Tucked away between the Tama River and the much smaller Nogawa River that borders neighbouring Setagaya City, lies Komae, one Tokyo's western municipalities. A small residential area, Komae is home to some interesting historical and cultural sites including ancient tombs, public parks and an old Edo period building.
Established in the 8th century the current structures Senryuji Temple date from the Edo period. Dedicated to the protection of children, this jizo temple features an extremely impressive two-storied bell tower.
Two minutes from the North Exit of Komae Station on the Odakyu Odawara Line.
One of the oldest structures in Komae, Gyokusen-ji Temple features a linden tree that has been designated as a Natural Property of the city. The temples stone monuments and traditional wooden buildings exude a sense of calm.
Two minutes from the East Exit of Izumi-Tamagawa Station on the Odakyu Odawara Line.
Lying along the Tama River, Nishigawara Park is an open public space full of trees and becomes a pleasant place to enjoy the cherry blossoms. A children's play area offers just that bit more for family visits.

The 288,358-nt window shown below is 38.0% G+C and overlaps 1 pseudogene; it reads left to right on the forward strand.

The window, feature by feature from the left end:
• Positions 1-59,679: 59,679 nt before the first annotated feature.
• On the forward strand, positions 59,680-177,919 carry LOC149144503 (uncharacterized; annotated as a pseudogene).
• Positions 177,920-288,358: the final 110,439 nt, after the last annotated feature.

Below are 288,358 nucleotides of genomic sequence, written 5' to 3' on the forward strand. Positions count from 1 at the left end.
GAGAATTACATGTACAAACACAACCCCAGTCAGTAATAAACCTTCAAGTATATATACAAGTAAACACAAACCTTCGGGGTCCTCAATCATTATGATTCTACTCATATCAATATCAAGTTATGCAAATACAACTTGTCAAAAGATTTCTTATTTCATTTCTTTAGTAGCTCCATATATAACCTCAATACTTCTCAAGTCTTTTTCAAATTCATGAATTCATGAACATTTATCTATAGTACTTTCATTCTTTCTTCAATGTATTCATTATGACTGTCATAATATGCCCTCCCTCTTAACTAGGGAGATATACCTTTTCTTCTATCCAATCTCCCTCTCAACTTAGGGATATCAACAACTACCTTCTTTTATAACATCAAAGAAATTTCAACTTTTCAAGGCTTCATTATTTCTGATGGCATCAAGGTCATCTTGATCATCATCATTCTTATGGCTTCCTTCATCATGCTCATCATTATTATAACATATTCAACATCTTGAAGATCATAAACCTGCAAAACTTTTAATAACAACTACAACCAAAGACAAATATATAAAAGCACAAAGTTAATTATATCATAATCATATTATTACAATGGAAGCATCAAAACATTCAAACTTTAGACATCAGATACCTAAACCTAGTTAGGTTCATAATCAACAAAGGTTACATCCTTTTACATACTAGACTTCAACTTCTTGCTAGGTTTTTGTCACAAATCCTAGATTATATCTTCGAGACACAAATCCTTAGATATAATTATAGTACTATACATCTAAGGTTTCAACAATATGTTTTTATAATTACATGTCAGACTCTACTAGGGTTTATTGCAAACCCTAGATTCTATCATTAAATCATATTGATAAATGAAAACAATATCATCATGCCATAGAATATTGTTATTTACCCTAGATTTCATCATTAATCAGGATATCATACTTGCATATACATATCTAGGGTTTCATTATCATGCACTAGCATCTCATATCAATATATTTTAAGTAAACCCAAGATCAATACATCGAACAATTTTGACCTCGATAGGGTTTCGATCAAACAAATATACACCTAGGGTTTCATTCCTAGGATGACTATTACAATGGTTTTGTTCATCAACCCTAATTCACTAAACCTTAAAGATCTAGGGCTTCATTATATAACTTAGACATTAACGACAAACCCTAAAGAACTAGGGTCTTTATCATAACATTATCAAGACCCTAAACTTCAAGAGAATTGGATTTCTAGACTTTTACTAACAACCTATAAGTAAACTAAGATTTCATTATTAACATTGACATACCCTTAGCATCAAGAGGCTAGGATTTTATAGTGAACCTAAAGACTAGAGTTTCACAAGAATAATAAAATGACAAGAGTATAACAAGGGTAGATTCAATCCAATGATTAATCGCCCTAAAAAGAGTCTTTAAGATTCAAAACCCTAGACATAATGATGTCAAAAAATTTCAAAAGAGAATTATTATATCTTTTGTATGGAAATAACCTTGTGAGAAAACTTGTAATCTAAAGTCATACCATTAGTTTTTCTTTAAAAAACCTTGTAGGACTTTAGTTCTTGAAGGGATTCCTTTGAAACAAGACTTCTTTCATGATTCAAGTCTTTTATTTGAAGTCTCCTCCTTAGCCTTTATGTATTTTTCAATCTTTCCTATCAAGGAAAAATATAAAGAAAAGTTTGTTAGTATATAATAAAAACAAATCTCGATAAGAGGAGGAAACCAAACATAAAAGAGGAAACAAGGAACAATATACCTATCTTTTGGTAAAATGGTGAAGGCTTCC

Thirteen minutes from the North Exit of Komae Station on the Odakyu Odawara Line.
An old farmer's home built in the Edo period, Muikura Minka-en features a traditional straw-thatched roof, old-styled construction and vintage farming equipment on its property.
Ten minutes from the North Exit of Komae Station on the Odakyu Odawara Line.
Kabutozuka Kofun and Dagurazuka Kofun
Japan's ancient kofun burial mounds can be found in Komae. Dagurazuka Kofun is almost hidden by the buildings surrounding it though a traditional stone staircase helps with character. Further along is the 5th century Kabutozuka Kofun, now registered as a Historic Site.
Four to eleven minutes from the North Exit of Komae Station on the Odakyu Odawara Line.